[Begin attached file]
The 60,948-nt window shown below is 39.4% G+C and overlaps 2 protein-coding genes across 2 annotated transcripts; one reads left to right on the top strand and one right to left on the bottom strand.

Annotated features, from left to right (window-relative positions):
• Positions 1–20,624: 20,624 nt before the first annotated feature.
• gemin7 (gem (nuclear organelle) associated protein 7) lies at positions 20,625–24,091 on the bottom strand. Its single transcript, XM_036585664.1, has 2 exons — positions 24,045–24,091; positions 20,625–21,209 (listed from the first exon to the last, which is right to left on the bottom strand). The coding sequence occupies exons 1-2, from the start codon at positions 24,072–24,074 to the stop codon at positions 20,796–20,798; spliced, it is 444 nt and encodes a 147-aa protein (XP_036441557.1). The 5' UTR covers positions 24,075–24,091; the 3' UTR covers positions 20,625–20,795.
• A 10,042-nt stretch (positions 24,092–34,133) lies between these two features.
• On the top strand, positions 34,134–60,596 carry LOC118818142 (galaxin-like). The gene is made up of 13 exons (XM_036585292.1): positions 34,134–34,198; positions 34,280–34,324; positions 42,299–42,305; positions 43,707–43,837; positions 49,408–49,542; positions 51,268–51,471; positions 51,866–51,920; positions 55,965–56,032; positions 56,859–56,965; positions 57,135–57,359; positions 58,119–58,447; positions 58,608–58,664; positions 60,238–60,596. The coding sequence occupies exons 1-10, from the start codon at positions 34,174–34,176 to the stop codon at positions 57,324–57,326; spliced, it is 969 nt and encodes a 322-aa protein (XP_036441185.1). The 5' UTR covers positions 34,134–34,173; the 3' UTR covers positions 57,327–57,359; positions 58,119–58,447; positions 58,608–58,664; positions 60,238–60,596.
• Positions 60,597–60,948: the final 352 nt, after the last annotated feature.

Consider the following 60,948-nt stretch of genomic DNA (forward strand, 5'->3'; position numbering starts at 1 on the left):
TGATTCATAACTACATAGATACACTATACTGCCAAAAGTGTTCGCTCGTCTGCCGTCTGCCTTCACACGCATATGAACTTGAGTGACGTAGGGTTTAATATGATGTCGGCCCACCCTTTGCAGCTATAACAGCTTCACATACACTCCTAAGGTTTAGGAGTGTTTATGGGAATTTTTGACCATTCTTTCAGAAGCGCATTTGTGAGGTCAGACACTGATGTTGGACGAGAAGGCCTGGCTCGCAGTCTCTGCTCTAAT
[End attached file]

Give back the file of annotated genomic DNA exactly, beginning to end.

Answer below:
The 60,948-nt window shown below is 39.4% G+C and overlaps 2 protein-coding genes across 2 annotated transcripts; one reads left to right on the top strand and one right to left on the bottom strand.

Annotated features, from left to right (window-relative positions):
• Positions 1–20,624: 20,624 nt before the first annotated feature.
• gemin7 (gem (nuclear organelle) associated protein 7) lies at positions 20,625–24,091 on the bottom strand. Its single transcript, XM_036585664.1, has 2 exons — positions 24,045–24,091; positions 20,625–21,209 (listed from the first exon to the last, which is right to left on the bottom strand). The coding sequence occupies exons 1-2, from the start codon at positions 24,072–24,074 to the stop codon at positions 20,796–20,798; spliced, it is 444 nt and encodes a 147-aa protein (XP_036441557.1). The 5' UTR covers positions 24,075–24,091; the 3' UTR covers positions 20,625–20,795.
• A 10,042-nt stretch (positions 24,092–34,133) lies between these two features.
• On the top strand, positions 34,134–60,596 carry LOC118818142 (galaxin-like). The gene is made up of 13 exons (XM_036585292.1): positions 34,134–34,198; positions 34,280–34,324; positions 42,299–42,305; positions 43,707–43,837; positions 49,408–49,542; positions 51,268–51,471; positions 51,866–51,920; positions 55,965–56,032; positions 56,859–56,965; positions 57,135–57,359; positions 58,119–58,447; positions 58,608–58,664; positions 60,238–60,596. The coding sequence occupies exons 1-10, from the start codon at positions 34,174–34,176 to the stop codon at positions 57,324–57,326; spliced, it is 969 nt and encodes a 322-aa protein (XP_036441185.1). The 5' UTR covers positions 34,134–34,173; the 3' UTR covers positions 57,327–57,359; positions 58,119–58,447; positions 58,608–58,664; positions 60,238–60,596.
• Positions 60,597–60,948: the final 352 nt, after the last annotated feature.

Consider the following 60,948-nt stretch of genomic DNA (forward strand, 5'->3'; position numbering starts at 1 on the left):
TGATTCATAACTACATAGATACACTATACTGCCAAAAGTGTTCGCTCGTCTGCCGTCTGCCTTCACACGCATATGAACTTGAGTGACGTAGGGTTTAATATGATGTCGGCCCACCCTTTGCAGCTATAACAGCTTCACATACACTCCTAAGGTTTAGGAGTGTTTATGGGAATTTTTGACCATTCTTTCAGAAGCGCATTTGTGAGGTCAGACACTGATGTTGGACGAGAAGGCCTGGCTCGCAGTCTCTGCTCTAAT